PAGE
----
My impression is that he was writing the stuff the night before. Maybe some of it was old stuff that he had lying about. But he came in with veritable reams of composition. I could see from what I could guess that… You can’t talk about pencil markings as being fresh; you can only talk about ink markings that way. That was my sense, that the graphite was fresh on the paper. He came in with this stuff day after day. He brought in about ten compositions which we played….we rehearsed ten compositions over the course of the event, and played four at the concert.
The first day of the workshops, my recollection is that he didn’t give out any paper at all. He dictated the tones to people. If you weren’t ready with your pencil and your paper before he started talking and you weren’t 100 percent concentrated as he was talking, then you simply couldn’t keep up with the succession of tones. He was dictating them really rapid-fire. So I was actually able to get some of that stuff, and some of the other people in the class were able to get some of the stuff. So what we were able to practice the first week was pretty much what we were able to get.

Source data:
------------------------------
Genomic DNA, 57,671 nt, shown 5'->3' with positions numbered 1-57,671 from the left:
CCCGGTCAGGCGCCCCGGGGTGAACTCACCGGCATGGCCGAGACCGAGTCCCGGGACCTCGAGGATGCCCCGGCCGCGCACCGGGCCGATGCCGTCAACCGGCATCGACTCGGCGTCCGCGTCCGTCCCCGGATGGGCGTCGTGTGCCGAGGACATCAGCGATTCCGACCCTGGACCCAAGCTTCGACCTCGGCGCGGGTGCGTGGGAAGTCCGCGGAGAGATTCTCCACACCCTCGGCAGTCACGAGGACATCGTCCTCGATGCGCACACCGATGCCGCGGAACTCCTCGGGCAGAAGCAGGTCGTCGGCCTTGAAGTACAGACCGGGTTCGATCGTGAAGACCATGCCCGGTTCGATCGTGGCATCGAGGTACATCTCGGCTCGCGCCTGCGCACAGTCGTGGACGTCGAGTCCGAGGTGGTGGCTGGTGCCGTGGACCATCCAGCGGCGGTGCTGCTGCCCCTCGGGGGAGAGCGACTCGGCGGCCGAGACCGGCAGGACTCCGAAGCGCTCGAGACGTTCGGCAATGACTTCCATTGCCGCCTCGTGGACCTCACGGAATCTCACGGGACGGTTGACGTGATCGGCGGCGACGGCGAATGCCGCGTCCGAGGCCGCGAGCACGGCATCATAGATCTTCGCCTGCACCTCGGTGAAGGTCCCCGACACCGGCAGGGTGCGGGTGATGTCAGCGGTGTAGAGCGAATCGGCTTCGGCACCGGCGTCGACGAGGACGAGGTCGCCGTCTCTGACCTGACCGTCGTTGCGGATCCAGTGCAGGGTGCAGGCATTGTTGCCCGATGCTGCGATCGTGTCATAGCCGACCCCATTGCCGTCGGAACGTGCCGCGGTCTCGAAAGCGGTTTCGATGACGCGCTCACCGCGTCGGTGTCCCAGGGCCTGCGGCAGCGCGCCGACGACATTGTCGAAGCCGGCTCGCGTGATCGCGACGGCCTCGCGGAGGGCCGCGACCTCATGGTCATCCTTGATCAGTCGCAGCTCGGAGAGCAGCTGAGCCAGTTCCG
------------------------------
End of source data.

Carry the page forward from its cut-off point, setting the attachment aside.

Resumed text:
Then by the second class he came in and gave us a score, so we were able to look at the score and look at his way of thinking about tones. There are certain intervals that he likes. There are certain links that he likes. There are certain licks, especially in connection with octaves and how octaves are filled in. One lick that seems to be quite prevalent in his music is something being voiced in octaves and…
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…middle will stay where it is. So a lick that turns up a lot in these scores is something like a C to the C above it, with the G in between, and then the C# to the C# above it, but then still with the G in between — or things like that. Then maybe you’ll go up from the D to a D, and probably keep the G as a pedal tone. There are a lot of sounds like that.